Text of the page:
With hardware timestamping, yes. If all conditions are the same (high packet rates, 
network conditions and hardware timestamping) both NTP and PTP can achieve similar
performance. 

>>> Isn't that an issue for both NTP and PTP unicast using high rate sync
>>> and delay requests?
>>
>> Yes, but unicast PTP servers with hardware time stamping are typically
>> commercial products with dedicated network hardware to support the large number
>> of timestamps that have to be stored and processed.

> Would this hardware not work with NTS-over-PTP, but work with
> NTS4UPTP?
Some of the hardware would work, for sure. However, there needs to be software 
that is implemented by the commercial vendor. 

>> The i210 has a time stamping queue length of 4, i.e. it stores a maximum of 4
>> timestamps in a ring buffer. A unicast PTP server with 10 clients running at
>> 128 sync and delay pkt/s will generate 1,280 time stamps per second. Even on
>> some serious hardware there will be a significant number of timestamps that are
>> lost due to queue overruns.
> 
> I think you are confusing the I210 with something else. It can
> timestamp all received packets, at any rate.
I was talking about TX timestamps, sorry if that did not come 
across (server sends sync messages).

> Its performance in a server is limited by TX timestamping. It can
> timestamp only one packet at a time. But the maximum rate is
> definitely higher than 1280 per second. In my tests it's about 35000
> TX timestamps per second. That's with the stock Linux driver which
> seems to rely on an interrupt. I think it could be modified to poll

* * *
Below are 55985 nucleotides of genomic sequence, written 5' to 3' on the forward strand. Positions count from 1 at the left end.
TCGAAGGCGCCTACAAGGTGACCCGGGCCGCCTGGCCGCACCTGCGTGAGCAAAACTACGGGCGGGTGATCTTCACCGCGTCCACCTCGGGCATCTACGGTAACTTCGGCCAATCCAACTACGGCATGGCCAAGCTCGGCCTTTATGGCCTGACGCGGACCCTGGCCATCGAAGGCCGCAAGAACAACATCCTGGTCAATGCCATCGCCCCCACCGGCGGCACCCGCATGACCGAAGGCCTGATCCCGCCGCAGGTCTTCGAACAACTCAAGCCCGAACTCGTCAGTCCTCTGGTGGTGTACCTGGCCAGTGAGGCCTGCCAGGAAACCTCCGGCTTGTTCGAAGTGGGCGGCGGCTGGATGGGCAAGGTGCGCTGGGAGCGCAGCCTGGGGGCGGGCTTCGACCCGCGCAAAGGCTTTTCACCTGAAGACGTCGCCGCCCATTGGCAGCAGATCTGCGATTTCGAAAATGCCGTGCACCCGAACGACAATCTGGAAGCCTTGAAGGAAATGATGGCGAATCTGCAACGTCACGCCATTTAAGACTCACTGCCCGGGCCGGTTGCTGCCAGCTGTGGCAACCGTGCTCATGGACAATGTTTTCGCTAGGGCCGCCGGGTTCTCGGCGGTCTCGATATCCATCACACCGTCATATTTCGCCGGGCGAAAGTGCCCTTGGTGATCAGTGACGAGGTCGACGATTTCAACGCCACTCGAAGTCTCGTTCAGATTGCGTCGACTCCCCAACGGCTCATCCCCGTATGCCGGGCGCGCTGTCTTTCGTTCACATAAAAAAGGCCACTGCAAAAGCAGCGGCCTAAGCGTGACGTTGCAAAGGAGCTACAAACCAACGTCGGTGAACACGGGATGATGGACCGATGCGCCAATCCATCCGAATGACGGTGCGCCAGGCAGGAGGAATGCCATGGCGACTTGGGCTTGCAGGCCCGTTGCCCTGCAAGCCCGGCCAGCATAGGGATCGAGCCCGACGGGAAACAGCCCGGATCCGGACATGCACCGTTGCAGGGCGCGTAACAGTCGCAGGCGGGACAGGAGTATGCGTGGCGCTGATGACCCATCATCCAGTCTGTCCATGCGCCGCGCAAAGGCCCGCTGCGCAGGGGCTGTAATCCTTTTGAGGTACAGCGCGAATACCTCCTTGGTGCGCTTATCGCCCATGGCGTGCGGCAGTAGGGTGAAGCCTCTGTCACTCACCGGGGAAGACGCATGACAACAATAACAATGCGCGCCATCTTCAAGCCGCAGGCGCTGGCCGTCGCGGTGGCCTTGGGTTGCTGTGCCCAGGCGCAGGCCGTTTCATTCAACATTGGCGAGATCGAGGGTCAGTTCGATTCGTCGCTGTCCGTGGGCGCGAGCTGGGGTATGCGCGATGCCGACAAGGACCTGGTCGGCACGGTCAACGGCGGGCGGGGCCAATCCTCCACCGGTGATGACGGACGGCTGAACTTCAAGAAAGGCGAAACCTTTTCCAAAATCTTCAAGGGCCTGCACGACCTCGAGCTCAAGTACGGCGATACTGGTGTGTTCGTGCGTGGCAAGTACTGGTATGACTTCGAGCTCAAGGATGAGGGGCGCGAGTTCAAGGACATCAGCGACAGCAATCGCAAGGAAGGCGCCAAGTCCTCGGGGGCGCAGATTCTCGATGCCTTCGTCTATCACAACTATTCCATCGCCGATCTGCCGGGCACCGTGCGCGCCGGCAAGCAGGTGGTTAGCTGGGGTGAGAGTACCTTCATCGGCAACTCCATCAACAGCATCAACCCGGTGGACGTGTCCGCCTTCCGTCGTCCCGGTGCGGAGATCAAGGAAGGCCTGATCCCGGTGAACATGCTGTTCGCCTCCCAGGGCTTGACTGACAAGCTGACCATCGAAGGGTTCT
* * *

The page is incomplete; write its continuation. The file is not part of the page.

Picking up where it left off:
> the timestamp register for a much higher rate of timestamps. In any
> case, I'd say that is pretty good for a $50 NIC.
RX is no problem, obviously. A unicast server needs to send a lot of packets 
(and then has to read out the timestamps in 2-step mode). We ran some tests 
with this chip and ran into problems when trying to use it in server mode. 

However, I wholeheartedly agree that this NIC is a great value for the money. We have two of those
on every CPU board and love them for their reliability and versatility.  We do not use them for PTP 
but that might change at some point. 

If you managed to get 35k TX timestamps out of the chip, it is good for a maximum of ~270 clients, which
is probably good enough for quite a number of setups. As I mentioned earlier, our hardware 
can do 250k TX timestamps and is good for ~2k clients. But of course there are not a lot of applications out there
requiring that firepower, and maybe in those cases the i210 will perfectly do the job.

>>> I think the best approach is for the hardware to timestamp all packets
>>> as many NICs already do. The problem is with existing hardware that
>>> [...]
>> I believe there should be a standard that adds a hardware timestamp to the
>> end of every Ethernet frame. It requires a NIC vendor to implement a hardware
>> clock and a time stamping engine into their silicon. The bandwidth between the
>> NIC and the OS layer (driver) has to accommodate the extra data (but you could
>> reduce the MTU of course).
> 
> That's how it works with the I210 and other NICs, except the timestamp
> is before the frame, not after.
Yep, thanks for pointing that out. I am not sure if the i210 can hardware timestamp every packet, but even 
if it does, this is only feasible for the RX path as you need some sort of ring buffer to store TX timestamps
until they are read out by a userspace application. So on the TX path it might be better to not timestamp
everything and instead be able to flag a frame/IP address for timestamping. 

The i210 also seems to support 1step, which might make it possible to send out even more packets as 
you do not actually need to read out the timestamp from userspace. It is really a great piece of hardware 
(the "datasheet" is 870 pages .....). 

If you agree, I propose to close this thread here. We definitely move into more and more off-topic discussions 
and I would like to re-focus on the draft documents that you, I and others submitted. Happy to carry on off list,
of course.
 
Regards,
   Heiko

> --
> Miroslav Lichvar
>